May 31 (Bloomberg) -- Facebook Inc.’s Silicon Valley hometown has a limited supply of real estate available for its newly minted millionaires as sellers await further price gains in a market buoyed by growing wealth from technology businesses.
Home listings in Menlo Park, California, a leafy town about 30 miles (48 kilometers) south of San Francisco, fell 9 percent in the year through April compared with the same time in 2011, data from MLS Listings Inc. show. The number of new properties coming to the market decreased for the eighth time in 12 months.
The initial public offering of the world’s biggest social network, which raised $16 billion on May 17, is contributing to surging real estate demand in Silicon Valley’s tech enclaves and bolstering values amid scarce inventory. The median price of a home sold in Menlo Park jumped 8.5 percent to $1.19 million in the first quarter, according to research firm DataQuick.
“The market was already hot, and now there’s more pent-up demand,” said Jim Harrison, chief executive officer of MLS Listings, a Sunnyvale, California-based publisher of home listings for San Mateo and Santa Clara counties in the heart of the Valley. “Buyers are going nuts, but sellers are holding back.”
Facebook, which has fallen 22 percent since its IPO, is only one factor fueling wealth creation, said Michael Dreyfus, founder of Dreyfus Properties, a brokerage with offices in Menlo Park and the neighboring city of Palo Alto. Hiring at Apple Inc. and Google Inc., as well as law and finance firms, has yielded a “very broad-based and healthy” surge in real estate, he said on Bloomberg Television’s ’’Bottom Line’’ on May 23.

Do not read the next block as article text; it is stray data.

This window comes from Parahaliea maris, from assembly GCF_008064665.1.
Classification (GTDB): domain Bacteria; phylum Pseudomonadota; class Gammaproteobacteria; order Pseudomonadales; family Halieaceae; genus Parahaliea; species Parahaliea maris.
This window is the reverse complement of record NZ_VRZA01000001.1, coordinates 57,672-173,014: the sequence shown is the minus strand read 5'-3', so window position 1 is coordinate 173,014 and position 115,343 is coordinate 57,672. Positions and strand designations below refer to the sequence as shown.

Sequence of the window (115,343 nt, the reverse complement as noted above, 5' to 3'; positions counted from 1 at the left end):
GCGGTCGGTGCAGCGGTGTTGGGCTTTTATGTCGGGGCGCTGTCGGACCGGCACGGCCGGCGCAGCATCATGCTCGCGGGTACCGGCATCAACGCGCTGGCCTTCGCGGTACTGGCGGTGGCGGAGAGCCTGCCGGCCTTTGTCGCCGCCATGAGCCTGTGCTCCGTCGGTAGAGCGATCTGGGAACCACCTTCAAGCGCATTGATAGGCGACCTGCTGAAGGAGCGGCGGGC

A “savvy bunch of sellers” has purposely kept their homes off the market in desirable areas in anticipation of the IPO, Dreyfus said. Listings haven’t been this scarce at this time of year since 2005, when house prices neared peak values, said Theresa Dreike, an MLS Listings spokeswoman.
“With so many people looking and so few homes available, the market is squeezed and sellers can get whatever they want,” said Stephanie Seeger, 39. She and her husband bid $86,000 over the asking price to win a four-bedroom home with about 2,300 square feet (214 square meters) in Menlo Park’s Willows neighborhood. The $1.88 million purchase is scheduled to close today, she said.
Across the U.S., a scarcity of homes for sale is boosting property values, from foreclosure-stricken Florida and Arizona to more robust markets in Texas and coastal California. Home listings totaled 2.54 million in April, the lowest for the month since 2005, according to National Association of Realtors.
Waiting It Out
In hard-hit areas, people who owe more than their homes are worth, known as negative equity, are crimping supply by refusing to unload their property at a loss, said Stan Humphries, chief economist of Seattle-based real estate service Zillow Inc. Sellers in Silicon Valley, on the other hand, are motivated by maximizing price and can afford to wait as job growth and the economy improve, he said.
Home values in the U.S. should be “modestly stronger” by the end of the year, rising about 3 percent, Barclays Plc analysts in New York said in a May 23 note. All nine regions in a Federal Housing Finance Agency housing index showed price gains in March. The gauge climbed 2.7 percent from a year earlier, the biggest increase since November 2006.
“You’ve got a lot of people with negative equity who want to sell but can’t, and people in affluent areas choosing not to sell,” Humphries said in an interview. “A pattern of materially stronger demand is emerging, but there’s a big constraint on supply.”
Cupertino, Palo Alto